A doctor testified on Tuesday that the country & # 39; was flooded with opioids & # 39; and the death toll was & # 39; enormous & # 39; as a result of an important lawsuit against a pharmaceutical giant who was responsible for causing the health crisis.
Dr. Andrew Kolodny is one of the witnesses of the state during the trial in Oklahoma against Johnson and Johnson.
He is co-director of Opioid Policy Research at the Heller School for Social Policy and Management and has spent years researching the crisis.
The state is challenging J & J, claiming that it was marketing deceptively addictive painkillers without adequately warning doctors or patients of the risk.
Two other pharmaceutical giants, Teva and Purdue, were also prosecuted, but they agreed with the state before the trial began.
Dr. Andrew Kolodny testified on Tuesday that America has been flooded since 1996 & # 39; was with opioids. He is one of the witnesses of the state in a lawsuit in Oklahoma against pharmaceutical giant Johnson & Johnson
So far, over the past three weeks, the jury has heard of the father of a college football player who died of a cocktail of prescription pills and health experts.
On Tuesday, Dr. Kodogny took the position to expose the crisis.
He believes it started when prescribing practices changed in 1996 and that J & J & # 39; everything & # 39; did to use it.
The opioid crisis is, I think, the most important public health crisis that our country may have known in its history, especially since the Spanish flu epidemic. The death toll is huge, & # 39;
& # 39; We have destroyed the dam of narcotic conservatism and we have flooded the country with opioids, & # 39; he said, adding that he has a & # 39; first seat & # 39; had to fix the problem & # 39; worse and worse & # 39; to get.
& # 39; The opioid crisis is, I think, the most important public health crisis that our country may have known in its history, especially since the Spanish flu epidemic.
& # 39; The death toll is huge, & # 39; he said.
Dr. Kolodny said that he primarily blamed Purdue and Teva for blaming the problem, but that after reviewing documents submitted as evidence for the trial, he now felt that J & J was blamed.
& # 39; I really didn't know how bad Johnson & Johnson was or how big a player they were in this whole crisis, & # 39; he said.
Johnson & Johnson makes Duragesic, a fentanyl patch, but says it is not widely abused
The defense tried to question his expertise and said he was not a pain specialist or doctor.
The prosecutor has broken off their argument by pointing to the fact that none of the vendors hired by J & J to sell their products was.
Previously heard the process of a woman named as & # 39; the face & # 39; of the company that led and trained marketing teams for years.
She testified that the prosecutors tried to & # 39; marketing & # 39; as a & # 39; dirty term & # 39; to sound, while that was not the case.
At the start of the trial, the father of a 22-year-old died of a cocktail of prescription pills.
Craig Box took the floor to talk about his son, Austin, who died in 2011 with five painkillers in his system.
Box was a soccer player for the Sooners in Oklahoma, but after a series of injuries, including a hernia, he died by accidentally taking an overdose of a combination of five prescribed painkillers and an anti-anxiety medicine.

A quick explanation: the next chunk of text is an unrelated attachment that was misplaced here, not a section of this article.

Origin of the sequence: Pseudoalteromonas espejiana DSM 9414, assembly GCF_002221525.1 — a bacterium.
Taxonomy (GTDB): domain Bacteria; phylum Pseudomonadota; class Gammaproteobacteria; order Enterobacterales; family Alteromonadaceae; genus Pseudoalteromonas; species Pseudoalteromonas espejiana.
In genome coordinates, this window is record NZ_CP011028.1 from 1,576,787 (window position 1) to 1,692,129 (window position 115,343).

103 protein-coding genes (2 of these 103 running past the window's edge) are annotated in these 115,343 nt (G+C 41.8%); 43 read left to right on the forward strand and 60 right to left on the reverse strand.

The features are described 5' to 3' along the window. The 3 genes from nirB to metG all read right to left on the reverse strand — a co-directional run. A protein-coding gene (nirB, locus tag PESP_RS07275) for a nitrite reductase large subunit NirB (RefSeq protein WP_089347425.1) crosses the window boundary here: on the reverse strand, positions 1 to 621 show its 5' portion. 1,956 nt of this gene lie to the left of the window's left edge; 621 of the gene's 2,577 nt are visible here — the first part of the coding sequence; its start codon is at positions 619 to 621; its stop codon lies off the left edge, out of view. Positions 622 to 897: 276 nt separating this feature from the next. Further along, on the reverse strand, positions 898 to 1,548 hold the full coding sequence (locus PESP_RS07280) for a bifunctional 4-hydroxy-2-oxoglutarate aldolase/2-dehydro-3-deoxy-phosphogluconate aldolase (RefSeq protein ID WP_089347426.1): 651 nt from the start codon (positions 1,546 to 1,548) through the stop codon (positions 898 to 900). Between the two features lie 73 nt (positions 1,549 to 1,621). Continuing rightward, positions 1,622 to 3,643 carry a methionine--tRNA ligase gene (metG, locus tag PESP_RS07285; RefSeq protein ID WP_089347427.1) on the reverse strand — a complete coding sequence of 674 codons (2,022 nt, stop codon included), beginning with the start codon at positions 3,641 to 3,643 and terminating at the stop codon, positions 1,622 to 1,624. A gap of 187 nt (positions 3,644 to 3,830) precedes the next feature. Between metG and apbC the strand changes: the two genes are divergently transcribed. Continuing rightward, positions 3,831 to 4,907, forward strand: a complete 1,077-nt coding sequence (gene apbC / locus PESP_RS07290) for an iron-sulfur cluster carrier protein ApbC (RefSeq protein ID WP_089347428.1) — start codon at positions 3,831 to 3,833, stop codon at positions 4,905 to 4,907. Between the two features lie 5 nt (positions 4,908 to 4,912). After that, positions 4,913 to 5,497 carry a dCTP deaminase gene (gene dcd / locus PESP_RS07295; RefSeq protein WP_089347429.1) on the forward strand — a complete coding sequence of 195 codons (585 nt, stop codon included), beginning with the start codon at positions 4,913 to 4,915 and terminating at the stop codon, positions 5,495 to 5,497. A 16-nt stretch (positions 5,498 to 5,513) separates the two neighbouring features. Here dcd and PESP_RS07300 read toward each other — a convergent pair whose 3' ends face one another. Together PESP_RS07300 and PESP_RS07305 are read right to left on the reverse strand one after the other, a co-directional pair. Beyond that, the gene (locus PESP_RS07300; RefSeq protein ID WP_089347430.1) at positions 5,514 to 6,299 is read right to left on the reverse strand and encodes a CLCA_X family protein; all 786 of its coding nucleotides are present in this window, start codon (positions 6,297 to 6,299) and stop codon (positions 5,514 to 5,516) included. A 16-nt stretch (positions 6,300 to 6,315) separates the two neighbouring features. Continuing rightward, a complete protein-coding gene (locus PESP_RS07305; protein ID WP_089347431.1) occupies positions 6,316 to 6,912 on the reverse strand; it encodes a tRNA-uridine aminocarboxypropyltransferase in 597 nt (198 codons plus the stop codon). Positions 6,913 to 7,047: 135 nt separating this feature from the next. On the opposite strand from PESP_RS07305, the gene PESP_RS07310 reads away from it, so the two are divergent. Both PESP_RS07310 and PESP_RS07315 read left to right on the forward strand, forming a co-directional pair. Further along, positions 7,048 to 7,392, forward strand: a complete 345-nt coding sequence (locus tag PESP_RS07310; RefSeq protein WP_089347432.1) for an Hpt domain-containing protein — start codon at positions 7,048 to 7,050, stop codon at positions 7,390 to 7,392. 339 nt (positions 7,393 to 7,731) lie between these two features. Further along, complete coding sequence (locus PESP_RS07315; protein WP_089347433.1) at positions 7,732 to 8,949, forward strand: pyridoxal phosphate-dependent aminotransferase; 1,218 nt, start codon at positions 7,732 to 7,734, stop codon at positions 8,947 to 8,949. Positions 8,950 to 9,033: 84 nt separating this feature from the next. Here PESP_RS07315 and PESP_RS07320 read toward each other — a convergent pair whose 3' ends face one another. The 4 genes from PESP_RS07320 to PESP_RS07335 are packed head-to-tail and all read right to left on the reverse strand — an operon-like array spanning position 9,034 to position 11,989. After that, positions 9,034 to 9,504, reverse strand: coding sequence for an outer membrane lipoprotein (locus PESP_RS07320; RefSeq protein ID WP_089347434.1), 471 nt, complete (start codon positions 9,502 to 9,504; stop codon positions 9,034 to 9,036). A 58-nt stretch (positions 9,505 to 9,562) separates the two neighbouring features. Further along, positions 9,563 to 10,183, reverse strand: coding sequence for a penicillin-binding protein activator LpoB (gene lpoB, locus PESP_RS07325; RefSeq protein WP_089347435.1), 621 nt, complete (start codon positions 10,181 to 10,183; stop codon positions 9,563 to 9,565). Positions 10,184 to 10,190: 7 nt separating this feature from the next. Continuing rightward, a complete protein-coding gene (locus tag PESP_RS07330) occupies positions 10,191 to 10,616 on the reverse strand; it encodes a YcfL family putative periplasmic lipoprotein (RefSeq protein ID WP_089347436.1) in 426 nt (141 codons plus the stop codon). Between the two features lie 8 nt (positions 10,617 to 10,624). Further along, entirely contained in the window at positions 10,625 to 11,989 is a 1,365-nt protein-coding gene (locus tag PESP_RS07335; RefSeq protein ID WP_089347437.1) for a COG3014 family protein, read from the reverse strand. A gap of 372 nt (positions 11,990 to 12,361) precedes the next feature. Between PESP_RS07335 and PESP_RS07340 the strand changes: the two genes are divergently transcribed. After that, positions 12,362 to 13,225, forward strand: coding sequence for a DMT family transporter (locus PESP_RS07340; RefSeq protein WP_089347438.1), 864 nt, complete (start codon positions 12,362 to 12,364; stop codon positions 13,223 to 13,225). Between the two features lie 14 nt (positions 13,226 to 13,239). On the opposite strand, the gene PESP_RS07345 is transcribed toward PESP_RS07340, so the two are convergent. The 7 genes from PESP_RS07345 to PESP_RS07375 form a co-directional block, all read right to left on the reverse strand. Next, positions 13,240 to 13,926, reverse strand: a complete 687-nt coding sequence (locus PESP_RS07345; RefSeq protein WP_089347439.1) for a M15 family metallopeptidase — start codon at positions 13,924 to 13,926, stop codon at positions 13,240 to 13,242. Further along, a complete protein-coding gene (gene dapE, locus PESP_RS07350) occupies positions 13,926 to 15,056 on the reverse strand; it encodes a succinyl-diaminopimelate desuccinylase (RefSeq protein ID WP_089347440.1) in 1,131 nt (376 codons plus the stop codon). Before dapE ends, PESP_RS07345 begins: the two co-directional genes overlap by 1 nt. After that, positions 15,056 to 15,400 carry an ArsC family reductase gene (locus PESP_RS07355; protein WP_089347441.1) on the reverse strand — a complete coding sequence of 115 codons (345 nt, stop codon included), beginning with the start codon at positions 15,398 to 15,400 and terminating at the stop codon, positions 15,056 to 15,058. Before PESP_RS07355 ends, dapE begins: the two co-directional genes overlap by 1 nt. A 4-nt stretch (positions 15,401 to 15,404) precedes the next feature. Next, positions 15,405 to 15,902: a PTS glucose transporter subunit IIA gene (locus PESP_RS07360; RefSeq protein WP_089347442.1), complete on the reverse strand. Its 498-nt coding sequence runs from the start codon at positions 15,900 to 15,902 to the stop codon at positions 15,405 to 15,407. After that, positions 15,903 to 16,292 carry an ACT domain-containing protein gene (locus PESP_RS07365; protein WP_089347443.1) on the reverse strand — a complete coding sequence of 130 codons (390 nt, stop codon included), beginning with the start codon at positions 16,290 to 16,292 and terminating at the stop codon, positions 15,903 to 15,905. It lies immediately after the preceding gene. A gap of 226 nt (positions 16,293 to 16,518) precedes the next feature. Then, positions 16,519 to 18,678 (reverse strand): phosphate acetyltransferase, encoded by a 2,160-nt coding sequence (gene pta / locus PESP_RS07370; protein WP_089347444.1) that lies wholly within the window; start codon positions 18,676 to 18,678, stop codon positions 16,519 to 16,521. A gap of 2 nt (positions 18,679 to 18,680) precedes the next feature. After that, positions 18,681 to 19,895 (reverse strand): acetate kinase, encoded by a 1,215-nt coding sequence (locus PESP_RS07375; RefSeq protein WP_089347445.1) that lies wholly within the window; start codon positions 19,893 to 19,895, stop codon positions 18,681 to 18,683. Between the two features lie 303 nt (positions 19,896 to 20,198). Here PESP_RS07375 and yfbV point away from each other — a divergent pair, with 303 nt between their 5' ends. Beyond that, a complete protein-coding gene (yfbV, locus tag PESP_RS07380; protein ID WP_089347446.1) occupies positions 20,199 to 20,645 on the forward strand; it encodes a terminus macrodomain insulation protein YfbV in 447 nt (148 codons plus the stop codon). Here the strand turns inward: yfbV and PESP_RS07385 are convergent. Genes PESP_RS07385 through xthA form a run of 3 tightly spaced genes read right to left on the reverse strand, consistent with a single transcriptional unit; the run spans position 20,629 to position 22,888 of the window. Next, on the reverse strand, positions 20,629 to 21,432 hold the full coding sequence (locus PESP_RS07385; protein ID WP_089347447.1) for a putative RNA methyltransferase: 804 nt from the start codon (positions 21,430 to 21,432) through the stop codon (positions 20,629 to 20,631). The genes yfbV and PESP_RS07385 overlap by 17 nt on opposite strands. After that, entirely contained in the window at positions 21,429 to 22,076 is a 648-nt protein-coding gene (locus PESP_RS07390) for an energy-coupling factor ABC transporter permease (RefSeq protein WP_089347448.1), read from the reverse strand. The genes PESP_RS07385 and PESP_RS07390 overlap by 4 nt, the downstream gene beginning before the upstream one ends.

They were oxymorphone, morphine, hydrocodone, hydromorphone and oxycodone. He had also taken the anti-anxiety medicine alprazolam.
THE COMPANIES THAT ARE TO PREVENT PROCEDURE
Purdue, which produces the drug OxyContin and is run by the Sackler family of New York, gave Oklahoma $ 270 million in a settlement.
It denies that it is to blame for the country's opioid crisis.
However, in its statement after the settlement was reached, the company said: & # 39; Purdue is delighted to reach an agreement with Oklahoma that will help those addicted now and in the future. & # 39;
Teva, based in Israel, agreed to pay only $ 80 million a few days before the trial began.
It was named as a suspect alongside Purdue and Johnson & Johnson and fought to the last minute.
Teva makes generic medicines and sells them all over the world.
His father cried when he said he and his wife had no idea & # 39; that their son used the drugs.
& # 39; We never suspected anything.
& # 39; In 2011, the crisis that everyone now calls it, nobody knew.
& # 39; What we learned is that Austin must have gotten them off the street or wherever.
& # 39; You don't have to look far to find them.
& # 39; You don't need a recipe, & # 39; he said – broaching the reasoning of the defense that it is the fault of doctors who prescribe the drugs to the public and not their fault making them in the first place.
& # 39; They are just everywhere, & # 39; he said.
Johnson & Johnson is fighting the criticism.
Her lawyers claim that the industry is heavily regulated and that if someone is responsible for the crisis, it must be the doctors who overly prescribe the medication to vulnerable patients.
It also states that there is no evidence that his medicine – Duragesic, a fentanyl patch – is being misused on a large scale.
Prosecutors say the companies have made the crisis out of greed and have been using fraudulent tactics to market their drugs and make a profit.
The case will be heard by a judge instead of a jury. It is a civilian matter that could end up in a historic settlement.
Purdue, which makes the highly addictive painkiller OxyContin, has already agreed to pay $ 270 million to the state of Oklahoma. Teva has agreed to pay $ 85 million.
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